In thrust bearings, cavitation may occur at high rotational speeds or low lubricant supply pressures, and it will influence the bearing performances. In this paper, a hydrodynamic tapered land thrust bearing has been studied both experimentally and numerically, with concentration on the cavitation phenomenon and its effects on the bearing performances. Evident cavitation regions have been observed in the experiments at higher rotational speeds. Traditional Reynolds equation and 3D Navier–Stokes equation (3D NSE) with a cavitation model have been used for numerical simulation, and the predicted results are examined against the experimental results. Compared with Reynolds equation, 3D NSE with Rayleigh–Plesset model provides better predictions of both oil–film pressure profile and cavitation area. Furthermore, the effects of the cavitation phenomenon on the thrust bearing performances are studied by parametric studies involving various rotational speeds and oil feeding pressures, using 3D NSE. It is found that the load capacity decreases at higher speeds because of enlargement of the cavitation area. And the negative effects of cavitation can be reduced at smaller film thickness and higher oil supply pressure. Conclusively, the above results show that the cavitation phenomenon has significant influences on the bearing performances at higher speeds, and 3D NSE provides an effective tool for analyzing the cavitation effects in thrust bearings.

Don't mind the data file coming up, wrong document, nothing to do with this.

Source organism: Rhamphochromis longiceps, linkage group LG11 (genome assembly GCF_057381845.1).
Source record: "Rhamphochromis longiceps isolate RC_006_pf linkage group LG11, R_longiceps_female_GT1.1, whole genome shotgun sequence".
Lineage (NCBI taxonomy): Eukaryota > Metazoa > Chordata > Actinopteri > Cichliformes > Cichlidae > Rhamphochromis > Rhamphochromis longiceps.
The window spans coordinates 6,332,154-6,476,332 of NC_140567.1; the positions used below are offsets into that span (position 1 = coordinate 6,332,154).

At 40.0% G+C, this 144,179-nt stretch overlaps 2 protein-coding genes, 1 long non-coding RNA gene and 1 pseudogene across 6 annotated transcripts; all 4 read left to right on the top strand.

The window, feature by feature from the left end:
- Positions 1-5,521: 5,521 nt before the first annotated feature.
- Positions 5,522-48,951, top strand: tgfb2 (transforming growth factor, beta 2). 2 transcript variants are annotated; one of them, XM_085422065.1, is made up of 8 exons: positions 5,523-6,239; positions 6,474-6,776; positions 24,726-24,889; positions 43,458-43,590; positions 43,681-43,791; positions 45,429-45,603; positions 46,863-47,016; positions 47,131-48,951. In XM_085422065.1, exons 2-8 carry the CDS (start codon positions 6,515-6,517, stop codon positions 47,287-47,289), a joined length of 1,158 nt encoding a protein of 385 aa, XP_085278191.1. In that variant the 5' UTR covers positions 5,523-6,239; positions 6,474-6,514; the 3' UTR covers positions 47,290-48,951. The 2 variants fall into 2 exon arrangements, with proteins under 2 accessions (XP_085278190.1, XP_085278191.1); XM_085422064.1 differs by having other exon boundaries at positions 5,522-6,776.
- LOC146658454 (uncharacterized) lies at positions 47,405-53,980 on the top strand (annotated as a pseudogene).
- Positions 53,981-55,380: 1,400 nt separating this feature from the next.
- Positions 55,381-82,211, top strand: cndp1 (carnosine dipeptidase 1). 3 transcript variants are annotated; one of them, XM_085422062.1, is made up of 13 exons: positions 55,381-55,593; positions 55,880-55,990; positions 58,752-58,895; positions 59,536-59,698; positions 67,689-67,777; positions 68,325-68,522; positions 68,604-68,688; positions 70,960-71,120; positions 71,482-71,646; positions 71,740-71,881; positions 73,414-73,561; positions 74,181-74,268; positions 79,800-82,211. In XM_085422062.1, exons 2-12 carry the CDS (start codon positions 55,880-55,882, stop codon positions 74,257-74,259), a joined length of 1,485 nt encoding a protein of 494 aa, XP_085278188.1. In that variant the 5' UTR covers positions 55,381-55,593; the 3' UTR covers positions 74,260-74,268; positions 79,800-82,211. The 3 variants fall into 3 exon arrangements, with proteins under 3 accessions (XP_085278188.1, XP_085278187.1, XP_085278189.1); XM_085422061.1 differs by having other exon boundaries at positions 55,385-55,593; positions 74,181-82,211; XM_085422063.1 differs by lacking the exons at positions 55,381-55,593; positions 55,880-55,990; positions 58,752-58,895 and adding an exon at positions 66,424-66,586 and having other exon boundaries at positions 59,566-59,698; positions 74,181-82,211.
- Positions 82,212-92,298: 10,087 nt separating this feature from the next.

Experimental and Numerical Studies of Cavitation Effects in a Tapered Land Thrust Bearing
Contributed by the Tribology Division of ASME for publication in the JOURNAL OF TRIBOLOGY. Manuscript received August 22, 2013; final manuscript received August 6, 2014; published online August 27, 2014. Assoc. Editor: Robert L. Jackson.
- Views Icon Views
- Share Icon Share
- Search Site
Song, Y., Ren, X., Gu, C., and Li, X. (August 27, 2014). "Experimental and Numerical Studies of Cavitation Effects in a Tapered Land Thrust Bearing." ASME. J. Tribol. January 2015; 137(1): 011701. https://doi.org/10.1115/1.4028264
Download citation file: